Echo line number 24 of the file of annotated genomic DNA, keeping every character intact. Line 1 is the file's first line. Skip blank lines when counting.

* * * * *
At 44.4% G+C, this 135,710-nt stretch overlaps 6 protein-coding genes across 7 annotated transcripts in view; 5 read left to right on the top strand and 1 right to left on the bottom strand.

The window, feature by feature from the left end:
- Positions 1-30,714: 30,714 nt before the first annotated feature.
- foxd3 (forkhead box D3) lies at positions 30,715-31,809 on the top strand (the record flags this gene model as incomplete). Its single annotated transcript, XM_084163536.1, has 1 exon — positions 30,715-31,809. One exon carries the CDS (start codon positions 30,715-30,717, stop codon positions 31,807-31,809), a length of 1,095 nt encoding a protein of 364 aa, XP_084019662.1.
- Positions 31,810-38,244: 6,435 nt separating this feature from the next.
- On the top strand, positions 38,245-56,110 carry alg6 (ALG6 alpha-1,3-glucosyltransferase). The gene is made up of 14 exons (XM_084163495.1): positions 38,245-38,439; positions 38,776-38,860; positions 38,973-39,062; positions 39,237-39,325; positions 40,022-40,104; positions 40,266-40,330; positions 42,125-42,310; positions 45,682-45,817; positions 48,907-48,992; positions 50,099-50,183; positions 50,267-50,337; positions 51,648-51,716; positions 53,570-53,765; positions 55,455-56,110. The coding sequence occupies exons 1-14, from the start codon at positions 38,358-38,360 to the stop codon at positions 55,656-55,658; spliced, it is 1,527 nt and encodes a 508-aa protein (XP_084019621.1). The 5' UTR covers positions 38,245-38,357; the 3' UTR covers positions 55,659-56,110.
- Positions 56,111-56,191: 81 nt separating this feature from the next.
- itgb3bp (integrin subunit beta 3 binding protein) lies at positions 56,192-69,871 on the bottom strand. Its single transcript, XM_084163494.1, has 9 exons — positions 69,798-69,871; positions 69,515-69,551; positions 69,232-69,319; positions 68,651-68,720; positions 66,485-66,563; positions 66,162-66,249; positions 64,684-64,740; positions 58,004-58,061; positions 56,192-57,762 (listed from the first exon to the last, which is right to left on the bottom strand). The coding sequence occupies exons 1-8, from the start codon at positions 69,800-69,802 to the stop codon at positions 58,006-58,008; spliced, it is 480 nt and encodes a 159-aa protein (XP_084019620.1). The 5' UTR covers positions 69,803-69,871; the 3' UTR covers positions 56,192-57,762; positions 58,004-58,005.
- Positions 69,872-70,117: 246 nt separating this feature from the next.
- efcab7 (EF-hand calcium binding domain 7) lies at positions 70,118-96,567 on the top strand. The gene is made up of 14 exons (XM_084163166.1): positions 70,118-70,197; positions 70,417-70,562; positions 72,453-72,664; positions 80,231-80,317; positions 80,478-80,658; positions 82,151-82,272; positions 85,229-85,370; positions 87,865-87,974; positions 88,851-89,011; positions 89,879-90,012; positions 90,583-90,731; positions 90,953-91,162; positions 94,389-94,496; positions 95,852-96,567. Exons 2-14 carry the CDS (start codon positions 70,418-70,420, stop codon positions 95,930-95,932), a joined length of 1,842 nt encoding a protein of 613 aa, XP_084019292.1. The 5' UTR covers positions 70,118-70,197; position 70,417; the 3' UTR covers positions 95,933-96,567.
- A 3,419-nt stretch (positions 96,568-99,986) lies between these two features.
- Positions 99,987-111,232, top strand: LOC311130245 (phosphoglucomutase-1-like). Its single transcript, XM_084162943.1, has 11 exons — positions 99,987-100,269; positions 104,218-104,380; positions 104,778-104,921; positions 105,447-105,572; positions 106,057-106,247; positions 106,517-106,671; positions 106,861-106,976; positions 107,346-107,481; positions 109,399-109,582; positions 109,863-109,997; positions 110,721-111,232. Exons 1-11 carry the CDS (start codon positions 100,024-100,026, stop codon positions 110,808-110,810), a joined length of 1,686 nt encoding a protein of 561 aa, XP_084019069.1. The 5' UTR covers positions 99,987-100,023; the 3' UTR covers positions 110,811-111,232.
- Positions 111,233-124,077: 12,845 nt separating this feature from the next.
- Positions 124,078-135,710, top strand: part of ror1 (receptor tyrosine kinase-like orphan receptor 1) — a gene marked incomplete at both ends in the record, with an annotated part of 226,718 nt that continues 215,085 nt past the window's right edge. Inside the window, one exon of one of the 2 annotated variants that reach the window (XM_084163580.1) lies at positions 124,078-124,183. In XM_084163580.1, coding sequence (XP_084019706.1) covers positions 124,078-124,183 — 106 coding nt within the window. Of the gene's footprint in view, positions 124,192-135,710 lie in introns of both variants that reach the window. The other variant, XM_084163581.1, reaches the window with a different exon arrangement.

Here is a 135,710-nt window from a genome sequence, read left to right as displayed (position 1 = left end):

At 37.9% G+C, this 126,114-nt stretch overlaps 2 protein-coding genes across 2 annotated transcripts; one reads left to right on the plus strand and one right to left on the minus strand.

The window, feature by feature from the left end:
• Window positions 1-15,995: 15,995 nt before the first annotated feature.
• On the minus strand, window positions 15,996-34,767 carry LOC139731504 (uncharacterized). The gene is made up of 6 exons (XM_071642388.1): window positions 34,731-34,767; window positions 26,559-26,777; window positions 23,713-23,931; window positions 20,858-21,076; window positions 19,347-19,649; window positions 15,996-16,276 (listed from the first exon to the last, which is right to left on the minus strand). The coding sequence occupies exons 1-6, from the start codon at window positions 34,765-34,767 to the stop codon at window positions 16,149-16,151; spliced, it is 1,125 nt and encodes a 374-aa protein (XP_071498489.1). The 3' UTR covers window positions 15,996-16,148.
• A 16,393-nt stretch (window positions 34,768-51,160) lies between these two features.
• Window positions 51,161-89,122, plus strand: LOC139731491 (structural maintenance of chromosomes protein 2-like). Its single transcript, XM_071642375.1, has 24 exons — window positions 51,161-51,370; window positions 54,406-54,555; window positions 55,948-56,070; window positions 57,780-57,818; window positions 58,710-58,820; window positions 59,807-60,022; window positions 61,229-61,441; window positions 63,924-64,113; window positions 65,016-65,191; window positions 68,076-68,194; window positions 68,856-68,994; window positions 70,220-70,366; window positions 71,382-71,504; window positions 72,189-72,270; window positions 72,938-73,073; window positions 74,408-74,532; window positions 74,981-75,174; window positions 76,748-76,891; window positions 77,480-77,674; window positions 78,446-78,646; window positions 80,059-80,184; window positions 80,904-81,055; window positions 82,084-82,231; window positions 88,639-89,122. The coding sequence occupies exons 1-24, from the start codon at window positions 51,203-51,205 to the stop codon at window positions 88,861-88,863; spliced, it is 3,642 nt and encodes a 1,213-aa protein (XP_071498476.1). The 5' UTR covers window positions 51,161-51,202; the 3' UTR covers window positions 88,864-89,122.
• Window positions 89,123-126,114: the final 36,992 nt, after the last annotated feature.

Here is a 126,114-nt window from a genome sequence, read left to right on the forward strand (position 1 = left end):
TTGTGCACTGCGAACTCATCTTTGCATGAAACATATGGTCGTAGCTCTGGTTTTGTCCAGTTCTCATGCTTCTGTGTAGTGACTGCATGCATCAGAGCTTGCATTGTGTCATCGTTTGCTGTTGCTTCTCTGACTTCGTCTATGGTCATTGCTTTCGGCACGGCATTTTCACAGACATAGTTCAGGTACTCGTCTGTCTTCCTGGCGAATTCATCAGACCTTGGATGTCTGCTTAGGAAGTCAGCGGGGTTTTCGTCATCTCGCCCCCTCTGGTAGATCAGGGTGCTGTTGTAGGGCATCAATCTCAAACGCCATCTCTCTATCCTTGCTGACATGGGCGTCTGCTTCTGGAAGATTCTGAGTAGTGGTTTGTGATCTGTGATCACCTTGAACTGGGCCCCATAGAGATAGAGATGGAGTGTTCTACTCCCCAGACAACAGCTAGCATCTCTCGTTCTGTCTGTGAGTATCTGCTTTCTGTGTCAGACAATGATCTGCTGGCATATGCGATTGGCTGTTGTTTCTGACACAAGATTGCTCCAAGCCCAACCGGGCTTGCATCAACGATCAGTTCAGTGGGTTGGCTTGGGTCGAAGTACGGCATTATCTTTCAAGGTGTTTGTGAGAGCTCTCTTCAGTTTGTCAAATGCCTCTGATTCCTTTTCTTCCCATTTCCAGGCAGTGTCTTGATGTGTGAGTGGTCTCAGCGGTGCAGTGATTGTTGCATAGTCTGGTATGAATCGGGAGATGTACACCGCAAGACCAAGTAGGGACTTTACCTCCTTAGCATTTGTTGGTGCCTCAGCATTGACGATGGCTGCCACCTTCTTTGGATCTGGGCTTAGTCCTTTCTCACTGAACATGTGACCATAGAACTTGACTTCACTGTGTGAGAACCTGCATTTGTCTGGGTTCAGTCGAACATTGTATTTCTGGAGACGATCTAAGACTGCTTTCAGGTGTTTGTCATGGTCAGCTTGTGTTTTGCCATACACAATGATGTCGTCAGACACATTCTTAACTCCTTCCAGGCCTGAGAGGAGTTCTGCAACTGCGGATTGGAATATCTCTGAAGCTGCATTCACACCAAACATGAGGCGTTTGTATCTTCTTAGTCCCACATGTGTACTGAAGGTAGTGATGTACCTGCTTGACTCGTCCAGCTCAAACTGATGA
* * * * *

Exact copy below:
TTGTGCACTGCGAACTCATCTTTGCATGAAACATATGGTCGTAGCTCTGGTTTTGTCCAGTTCTCATGCTTCTGTGTAGTGACTGCATGCATCAGAGCTTGCATTGTGTCATCGTTTGCTGTTGCTTCTCTGACTTCGTCTATGGTCATTGCTTTCGGCACGGCATTTTCACAGACATAGTTCAGGTACTCGTCTGTCTTCCTGGCGAATTCATCAGACCTTGGATGTCTGCTTAGGAAGTCAGCGGGGTTTTCGTCATCTCGCCCCCTCTGGTAGATCAGGGTGCTGTTGTAGGGCATCAATCTCAAACGCCATCTCTCTATCCTTGCTGACATGGGCGTCTGCTTCTGGAAGATTCTGAGTAGTGGTTTGTGATCTGTGATCACCTTGAACTGGGCCCCATAGAGATAGAGATGGAGTGTTCTACTCCCCAGACAACAGCTAGCATCTCTCGTTCTGTCTGTGAGTATCTGCTTTCTGTGTCAGACAATGATCTGCTGGCATATGCGATTGGCTGTTGTTTCTGACACAAGATTGCTCCAAGCCCAACCGGGCTTGCATCAACGATCAGTTCAGTGGGTTGGCTTGGGTCGAAGTACGGCATTATCTTTCAAGGTGTTTGTGAGAGCTCTCTTCAGTTTGTCAAATGCCTCTGATTCCTTTTCTTCCCATTTCCAGGCAGTGTCTTGATGTGTGAGTGGTCTCAGCGGTGCAGTGATTGTTGCATAGTCTGGTATGAATCGGGAGATGTACACCGCAAGACCAAGTAGGGACTTTACCTCCTTAGCATTTGTTGGTGCCTCAGCATTGACGATGGCTGCCACCTTCTTTGGATCTGGGCTTAGTCCTTTCTCACTGAACATGTGACCATAGAACTTGACTTCACTGTGTGAGAACCTGCATTTGTCTGGGTTCAGTCGAACATTGTATTTCTGGAGACGATCTAAGACTGCTTTCAGGTGTTTGTCATGGTCAGCTTGTGTTTTGCCATACACAATGATGTCGTCAGACACATTCTTAACTCCTTCCAGGCCTGAGAGGAGTTCTGCAACTGCGGATTGGAATATCTCTGAAGCTGCATTCACACCAAACATGAGGCGTTTGTATCTTCTTAGTCCCACATGTGTACTGAAGGTAGTGATGTACCTGCTTGACTCGTCCAGCTCAAACTGATGA